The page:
Small Business Information
Small Businesses Programs, Resources and Information
The D.C. Department of Insurance, Securities and Banking, a regulatory agency for the District of Columbia’s financial services industries, provides and participates in programs and resources to assist small business owners in creating sustainable economic development.
Access to Capital Programs
District of Columbia Collateral Support Program
The District of Columbia Collateral Support Program is part of the U.S. Treasury’s State Small Business Credit Initiative created by the Small Business Jobs Act of 2010. The program provides collateral support for small business borrowers who might be qualified for loans, but are unable to meet the lender’s collateral requirements. Qualified small businesses use the loans to buy equipment and inventory; for expansions or renovations; working capital; start-up costs; leasehold improvements; or refinancing. To find a list of participating lenders, loan enrollment procedures and forms and more information click here.
District of Columbia Loan Participation Program
The District of Columbia Loan Participation Program is the second program under the U.S. Treasury’s State Small Business Credit Initiative. The program provides loan support for small business borrowers who may be qualified for loans, but are unable to meet capital requirements. The District buys a portion of a loan originated by a lender that in effect reduces the interest rate of the loan enabling the borrower to pay less to borrow the money. The portion that the District buys cannot exceed 50% of the loan and is capped at $1 million. For more information on the program, contact Christopher Weaver at (202) 442-7774 or email@example.com.
District of Columbia Microloan Program
The D.C. Certified Business Enterprise Revolving Micro Loan Fund program provides start-up capital to small businesses that do not have enough capital to grow in their early stage of development. The maximum loan amount is $25,000. Applications and filing procedures are available online here on the D.C. Department of Small and Local Business Development’s website.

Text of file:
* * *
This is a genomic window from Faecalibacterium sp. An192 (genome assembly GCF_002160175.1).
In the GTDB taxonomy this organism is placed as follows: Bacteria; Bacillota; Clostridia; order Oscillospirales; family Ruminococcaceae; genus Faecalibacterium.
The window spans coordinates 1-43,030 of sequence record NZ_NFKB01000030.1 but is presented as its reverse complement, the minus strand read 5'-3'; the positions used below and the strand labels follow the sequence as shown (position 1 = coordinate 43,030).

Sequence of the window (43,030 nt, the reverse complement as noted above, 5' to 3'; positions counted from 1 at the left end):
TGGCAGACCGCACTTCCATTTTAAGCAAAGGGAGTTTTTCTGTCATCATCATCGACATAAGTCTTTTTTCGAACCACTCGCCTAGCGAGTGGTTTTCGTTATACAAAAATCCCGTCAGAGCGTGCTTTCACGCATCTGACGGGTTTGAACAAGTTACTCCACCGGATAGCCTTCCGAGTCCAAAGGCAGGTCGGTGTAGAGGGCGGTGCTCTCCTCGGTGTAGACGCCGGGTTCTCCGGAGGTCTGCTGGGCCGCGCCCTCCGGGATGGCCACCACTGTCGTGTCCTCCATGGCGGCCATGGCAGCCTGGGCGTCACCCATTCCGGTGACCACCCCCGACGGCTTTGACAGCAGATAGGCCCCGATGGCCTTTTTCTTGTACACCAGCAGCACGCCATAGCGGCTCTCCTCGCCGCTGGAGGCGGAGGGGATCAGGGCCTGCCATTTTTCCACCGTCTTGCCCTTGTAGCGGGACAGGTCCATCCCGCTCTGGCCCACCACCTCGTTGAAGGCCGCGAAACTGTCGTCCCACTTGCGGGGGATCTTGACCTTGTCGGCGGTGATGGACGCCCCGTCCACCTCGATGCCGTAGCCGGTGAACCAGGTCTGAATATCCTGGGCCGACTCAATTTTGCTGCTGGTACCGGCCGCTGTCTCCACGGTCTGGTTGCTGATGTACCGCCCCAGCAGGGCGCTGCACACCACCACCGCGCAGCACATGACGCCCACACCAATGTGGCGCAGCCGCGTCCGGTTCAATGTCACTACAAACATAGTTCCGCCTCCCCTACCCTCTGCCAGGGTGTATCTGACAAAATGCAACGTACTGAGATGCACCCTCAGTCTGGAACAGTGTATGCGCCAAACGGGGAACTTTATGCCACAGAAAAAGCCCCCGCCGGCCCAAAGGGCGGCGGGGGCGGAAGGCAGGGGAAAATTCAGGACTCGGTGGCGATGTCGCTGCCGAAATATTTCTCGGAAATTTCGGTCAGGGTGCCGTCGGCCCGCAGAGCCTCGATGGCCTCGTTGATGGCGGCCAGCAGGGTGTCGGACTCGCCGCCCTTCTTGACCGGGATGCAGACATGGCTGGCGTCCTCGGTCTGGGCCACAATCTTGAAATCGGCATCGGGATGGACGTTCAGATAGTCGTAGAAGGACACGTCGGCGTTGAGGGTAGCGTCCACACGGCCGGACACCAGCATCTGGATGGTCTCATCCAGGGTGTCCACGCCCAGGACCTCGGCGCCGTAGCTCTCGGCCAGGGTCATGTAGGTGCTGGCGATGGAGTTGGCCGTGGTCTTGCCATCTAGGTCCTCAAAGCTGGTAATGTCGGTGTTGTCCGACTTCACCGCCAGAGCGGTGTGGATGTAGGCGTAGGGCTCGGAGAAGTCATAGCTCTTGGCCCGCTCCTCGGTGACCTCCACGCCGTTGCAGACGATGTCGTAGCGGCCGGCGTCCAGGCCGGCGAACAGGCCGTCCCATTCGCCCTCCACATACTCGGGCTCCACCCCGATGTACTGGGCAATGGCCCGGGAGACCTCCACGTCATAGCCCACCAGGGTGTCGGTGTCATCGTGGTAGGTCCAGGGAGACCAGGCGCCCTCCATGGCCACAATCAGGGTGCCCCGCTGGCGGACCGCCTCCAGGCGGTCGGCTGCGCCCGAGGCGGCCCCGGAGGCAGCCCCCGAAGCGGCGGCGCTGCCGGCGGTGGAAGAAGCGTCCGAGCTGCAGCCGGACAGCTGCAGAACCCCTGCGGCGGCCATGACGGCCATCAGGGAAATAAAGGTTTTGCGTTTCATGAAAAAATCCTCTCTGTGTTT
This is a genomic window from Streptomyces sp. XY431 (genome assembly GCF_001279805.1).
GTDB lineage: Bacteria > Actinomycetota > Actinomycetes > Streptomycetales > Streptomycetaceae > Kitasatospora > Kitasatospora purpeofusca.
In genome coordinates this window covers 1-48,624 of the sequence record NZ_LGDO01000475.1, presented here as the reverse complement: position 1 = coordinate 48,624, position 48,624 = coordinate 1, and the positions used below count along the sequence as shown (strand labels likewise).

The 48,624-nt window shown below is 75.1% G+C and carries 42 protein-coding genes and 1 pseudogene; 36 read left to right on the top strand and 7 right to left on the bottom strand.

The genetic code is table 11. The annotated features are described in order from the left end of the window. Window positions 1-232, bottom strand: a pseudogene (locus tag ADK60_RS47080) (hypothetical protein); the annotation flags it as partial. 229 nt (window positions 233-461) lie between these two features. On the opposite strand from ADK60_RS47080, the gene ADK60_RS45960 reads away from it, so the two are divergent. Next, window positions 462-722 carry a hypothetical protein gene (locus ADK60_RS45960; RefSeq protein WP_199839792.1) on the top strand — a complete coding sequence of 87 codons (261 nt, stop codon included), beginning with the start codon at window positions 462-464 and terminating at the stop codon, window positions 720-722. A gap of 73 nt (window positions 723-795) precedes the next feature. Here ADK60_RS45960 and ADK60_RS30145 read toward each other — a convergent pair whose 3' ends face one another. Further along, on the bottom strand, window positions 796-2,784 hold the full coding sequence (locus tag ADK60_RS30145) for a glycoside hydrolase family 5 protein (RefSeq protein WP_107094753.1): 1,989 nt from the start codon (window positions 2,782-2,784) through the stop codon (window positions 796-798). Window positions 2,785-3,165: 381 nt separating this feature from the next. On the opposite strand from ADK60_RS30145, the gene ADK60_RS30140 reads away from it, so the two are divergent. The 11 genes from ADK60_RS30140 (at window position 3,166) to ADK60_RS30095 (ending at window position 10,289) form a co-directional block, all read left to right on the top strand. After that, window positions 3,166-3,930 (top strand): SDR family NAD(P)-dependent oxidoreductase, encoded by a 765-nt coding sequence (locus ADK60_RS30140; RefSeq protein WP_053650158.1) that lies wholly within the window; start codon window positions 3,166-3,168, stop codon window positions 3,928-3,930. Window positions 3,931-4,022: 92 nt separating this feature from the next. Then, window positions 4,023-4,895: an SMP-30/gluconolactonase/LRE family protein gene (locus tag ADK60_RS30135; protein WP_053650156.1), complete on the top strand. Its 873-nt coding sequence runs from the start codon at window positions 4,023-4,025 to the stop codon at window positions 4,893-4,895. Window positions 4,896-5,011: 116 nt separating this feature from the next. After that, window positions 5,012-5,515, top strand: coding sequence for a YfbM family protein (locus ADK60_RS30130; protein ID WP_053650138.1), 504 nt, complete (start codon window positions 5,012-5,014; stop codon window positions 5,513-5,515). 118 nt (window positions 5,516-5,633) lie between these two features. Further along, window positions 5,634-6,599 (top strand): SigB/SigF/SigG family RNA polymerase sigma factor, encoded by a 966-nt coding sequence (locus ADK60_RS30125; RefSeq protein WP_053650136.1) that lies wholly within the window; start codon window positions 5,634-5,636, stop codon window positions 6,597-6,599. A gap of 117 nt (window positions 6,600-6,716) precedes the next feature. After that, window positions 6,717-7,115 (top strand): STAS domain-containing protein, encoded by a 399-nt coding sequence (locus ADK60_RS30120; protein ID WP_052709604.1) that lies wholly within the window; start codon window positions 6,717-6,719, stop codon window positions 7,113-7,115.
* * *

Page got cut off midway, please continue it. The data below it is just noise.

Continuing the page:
Equity Investing in Small Businesses
District of Columbia-Only Securities Offerings Exemption
The District of Columbia-Only Securities Offerings Exemption allows D.C.-based businesses (including start-ups and small businesses) to be exempt from the District’s securities registration requirements in order to encourage capital formation and simplify equity investing. To qualify for the exemption, the business must be organized under D.C. law and have its principal place of business in the District, and the securities in the offering must be offered only to D.C. residents. This method of funding (up to $2 million) must be in compliance with the limitations on intrastate offerings under the federal Securities Act of 1933 and the implementing regulation. There is also a separate exemption process for nonprofits. For more information on the exemption including the application process, click here.
Certified Capital Company Program (CAPCO)
The Certified Capital Company Program, known as “CAPCO,” makes private equity and debt investments in small businesses in D.C. The two companies that make up the program are managed by professional venture capitalists and operate independently of the Government of the District of Columbia. For more information, follow this link.
Insurance Information and Resources